Tangled Cake

For my daughter Molly's 9th birthday, she requested a Tangled cake. What a fun assignment! After looking at few ideas online, I decided to make a tower.

I baked four 5" rounds, and two 6" rounds. And, I figured out that one standard cake mix fits well in two 5"'s and one 6" -- so I did that twice. I used devils food cake mix following these instructions. I baked them in advance and froze them, and when assembling I cut the dome off each cake, and split it, and put white frosting (store-bought) between each layer.

I put one full 6" cake on the bottom, then three of the 5" cakes stacked on top of it. I used 12" dowels for support (later I would learn that they needed to be trimmed to about 10"). It looks like I stacked them a little crooked; well it turned out okay. For the top of the tower, I put a 5" on top of a 6" (split with frosting first) and carved it into the turret shape. I did this on a separate plate, and once it was carved I added it to the top of the tower. **In hindsight, I wish I had added the turret AFTER the rest of the tower was decorated... it would've been easier to work on them independently.** One it was all stacked and straight-ish looking, I took a sharp knife to it and carved the tower to be slightly more narrow, with a bit of a flare at the bottom. Then I gave it a generous crumb-coat. I used two cans of vanilla frosting; one for between all the layers, and an entire second can for the crumb coat. I knew I'd be covering it with plenty of fondant (click for step-by-step marshmallow fondant tutorial!) so I knew those unsightly crumbs would be hidden. Then, the cake sat in the fridge for a while, while I did some fondant work. Marshmallow rolled fondant is fabulous for covering cakes; it's not so good for molding. This batch seemed to be particularly "runny" (I think I added too much water) so when making the shingles, flowers, leaves, and of course Rapunzel herself, I formed the pieces and let them sit out to dry for a couple of hours before using them.

For the shingles, I used two different shades of a purple/brown/gray combination to give them a more "realistic" look. To make them I just rolled out several pieces of the fondant, and cut them into rectangles with a pizza cutter (then let them dry out). It took quite a while to place them individually on the turret but it was a good activity to do while watching TV :) To make them stick, I used regular frosting for the bottom layer of shingles, and for each layer above that I just brushed a little water on the back of each shingle. Water makes fondant stick to fondant -- very strong.The challenge with sculpting Rapunzel was the mushy-fondant issue. I had to do her in stages, allowing her to sit out and harden in between. She had a toothpick through the middle of her for stability. I cut the window opening after I'd covered the tower in fondant; I just used a shape knife and then I scraped out the cake with a fork. In order for the window's "background" to look better (not just crumbly cake & frosting), I covered the inside of the window space with dark chocolate frosting.

All of my kids commented on Rapunzel's bosom. She looked better the night before (I made this cake the night before we ate it & celebrated Molly's birthday)... her neck was longer and she was generally less squished in there. The window arch was higher too. But after spending the night in the fridge with the weight of a huge turret coming down on her head, she collapsed a little... causing her to become a bit more "bosomy." Oh, and for her eyes and mouth I just used a small-ended fondant tool, dipped in a little food coloring gel. I practice on a spare piece of fondant since I knew I'd only have one shot at it! The eyes & mouth were about the last thing I did. The only non-fondant used (visibly) in the decorating of this cake was the yellow centers of the flowers, and the green buttercream along the bottom. The vines, leaves, and red flowers were all fondant. I had two firsts with this cake: I used my fondant-shaping tools, which I'd had for years and not really ever used... they were GREAT for adding texture to Rapunzel's hair, sculpting her face and body, forming the flowers and leaves, etc. The other first was the use of Pearl Dust. It is available in several colors but I just bought white, to be generic. Using a small paint brush I dusted Rapunzel and her hair, the flowers nearest to her, and some of the shingles to give the roof a little shimmer. It was a nice touch. Plus, according to the movie Tangled, Rapunzel's hair is magical so I figured it had better shimmer!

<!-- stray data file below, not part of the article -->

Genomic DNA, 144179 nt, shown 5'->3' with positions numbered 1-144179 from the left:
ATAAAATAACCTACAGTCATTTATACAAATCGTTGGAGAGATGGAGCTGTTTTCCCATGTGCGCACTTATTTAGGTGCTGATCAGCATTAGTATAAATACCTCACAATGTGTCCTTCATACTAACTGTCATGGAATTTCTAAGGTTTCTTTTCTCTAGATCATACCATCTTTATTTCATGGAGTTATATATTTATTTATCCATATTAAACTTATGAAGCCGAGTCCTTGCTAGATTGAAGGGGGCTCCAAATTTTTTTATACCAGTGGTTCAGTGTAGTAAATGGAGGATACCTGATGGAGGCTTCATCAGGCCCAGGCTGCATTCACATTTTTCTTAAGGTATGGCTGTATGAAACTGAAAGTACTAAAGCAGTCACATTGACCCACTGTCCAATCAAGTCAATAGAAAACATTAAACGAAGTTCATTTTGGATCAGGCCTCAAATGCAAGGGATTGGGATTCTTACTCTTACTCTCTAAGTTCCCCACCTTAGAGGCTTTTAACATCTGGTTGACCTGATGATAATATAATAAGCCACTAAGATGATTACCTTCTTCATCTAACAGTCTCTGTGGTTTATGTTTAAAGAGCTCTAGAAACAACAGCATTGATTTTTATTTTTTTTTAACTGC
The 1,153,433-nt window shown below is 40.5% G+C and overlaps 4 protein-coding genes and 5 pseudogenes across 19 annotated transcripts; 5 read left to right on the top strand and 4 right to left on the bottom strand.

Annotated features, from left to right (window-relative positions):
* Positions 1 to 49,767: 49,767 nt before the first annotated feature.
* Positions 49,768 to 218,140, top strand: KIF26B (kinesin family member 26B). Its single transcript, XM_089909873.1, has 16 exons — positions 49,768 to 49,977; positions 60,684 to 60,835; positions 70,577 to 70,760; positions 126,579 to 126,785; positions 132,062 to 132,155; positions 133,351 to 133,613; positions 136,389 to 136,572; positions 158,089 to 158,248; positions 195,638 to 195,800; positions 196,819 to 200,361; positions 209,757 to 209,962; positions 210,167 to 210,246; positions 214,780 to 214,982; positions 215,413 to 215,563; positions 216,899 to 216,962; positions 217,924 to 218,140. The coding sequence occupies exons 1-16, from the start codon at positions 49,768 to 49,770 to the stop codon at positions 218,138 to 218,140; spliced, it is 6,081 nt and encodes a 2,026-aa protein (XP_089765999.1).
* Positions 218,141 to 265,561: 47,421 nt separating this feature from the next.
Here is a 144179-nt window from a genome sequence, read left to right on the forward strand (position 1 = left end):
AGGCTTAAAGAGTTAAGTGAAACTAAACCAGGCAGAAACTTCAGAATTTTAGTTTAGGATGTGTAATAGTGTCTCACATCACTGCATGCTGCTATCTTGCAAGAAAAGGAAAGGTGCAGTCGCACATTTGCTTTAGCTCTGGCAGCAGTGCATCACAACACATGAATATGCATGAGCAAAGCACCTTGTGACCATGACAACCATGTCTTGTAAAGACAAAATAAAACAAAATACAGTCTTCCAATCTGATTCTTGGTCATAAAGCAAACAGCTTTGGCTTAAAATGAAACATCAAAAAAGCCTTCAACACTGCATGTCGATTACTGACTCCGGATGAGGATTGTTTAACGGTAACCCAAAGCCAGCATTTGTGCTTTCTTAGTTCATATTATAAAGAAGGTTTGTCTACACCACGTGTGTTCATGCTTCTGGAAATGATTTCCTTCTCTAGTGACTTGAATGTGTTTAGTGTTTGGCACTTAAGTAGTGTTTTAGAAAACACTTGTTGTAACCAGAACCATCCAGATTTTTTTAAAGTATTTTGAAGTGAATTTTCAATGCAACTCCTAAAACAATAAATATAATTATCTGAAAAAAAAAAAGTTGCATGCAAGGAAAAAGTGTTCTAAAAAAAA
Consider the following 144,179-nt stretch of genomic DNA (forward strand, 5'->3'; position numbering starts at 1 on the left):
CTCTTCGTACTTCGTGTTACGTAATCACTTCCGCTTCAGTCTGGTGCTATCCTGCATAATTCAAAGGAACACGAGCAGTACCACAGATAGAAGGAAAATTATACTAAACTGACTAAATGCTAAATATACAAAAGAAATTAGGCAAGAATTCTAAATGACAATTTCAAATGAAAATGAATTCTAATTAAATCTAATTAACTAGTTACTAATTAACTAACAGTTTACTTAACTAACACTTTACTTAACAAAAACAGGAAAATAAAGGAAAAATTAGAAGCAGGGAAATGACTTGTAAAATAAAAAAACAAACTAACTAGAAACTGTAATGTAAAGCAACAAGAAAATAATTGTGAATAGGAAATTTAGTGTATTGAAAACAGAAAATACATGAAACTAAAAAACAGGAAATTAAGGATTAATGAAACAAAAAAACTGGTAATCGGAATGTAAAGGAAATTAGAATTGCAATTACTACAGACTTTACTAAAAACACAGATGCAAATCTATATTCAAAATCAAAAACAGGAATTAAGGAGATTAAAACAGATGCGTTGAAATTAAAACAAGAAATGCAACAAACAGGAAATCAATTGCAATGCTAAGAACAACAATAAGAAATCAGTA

Comparing the during-construction pictures with the finished-product pictures, what do you see? The cake shrunk! This always happens to me; I don't know if it's just the weight of the fondant, or if my cakes are to spongy to hold up, or what. Hm. I think next time I'll make a non-fondant cake and we'll see if, after 24 hours, it can hold up without collapsing. If any of you more-experience bakers out there have any suggestions, please let me know. I still like the way this cake turned out, but the original idea in my head was a taller tower, more like the height this one was before gravity took over!


Danika said...

You are amazing! I have only tried one (somewhat) vertical cake and it was a disaster. I froze my cakes, got them out and formed and decorated them and then when they defrosted they didn't hold the shape anymore and the cake almost collapsed.

stephanie said...

Wow, Sara. That is so beautiful! Molly must have flipped when she saw it. I love your cakes. One of these days maybe I will get fancy and use fondant.

ps So we never got around to picking up mabel's book. Oops. I guess we'll get it this afternoon. See you then!

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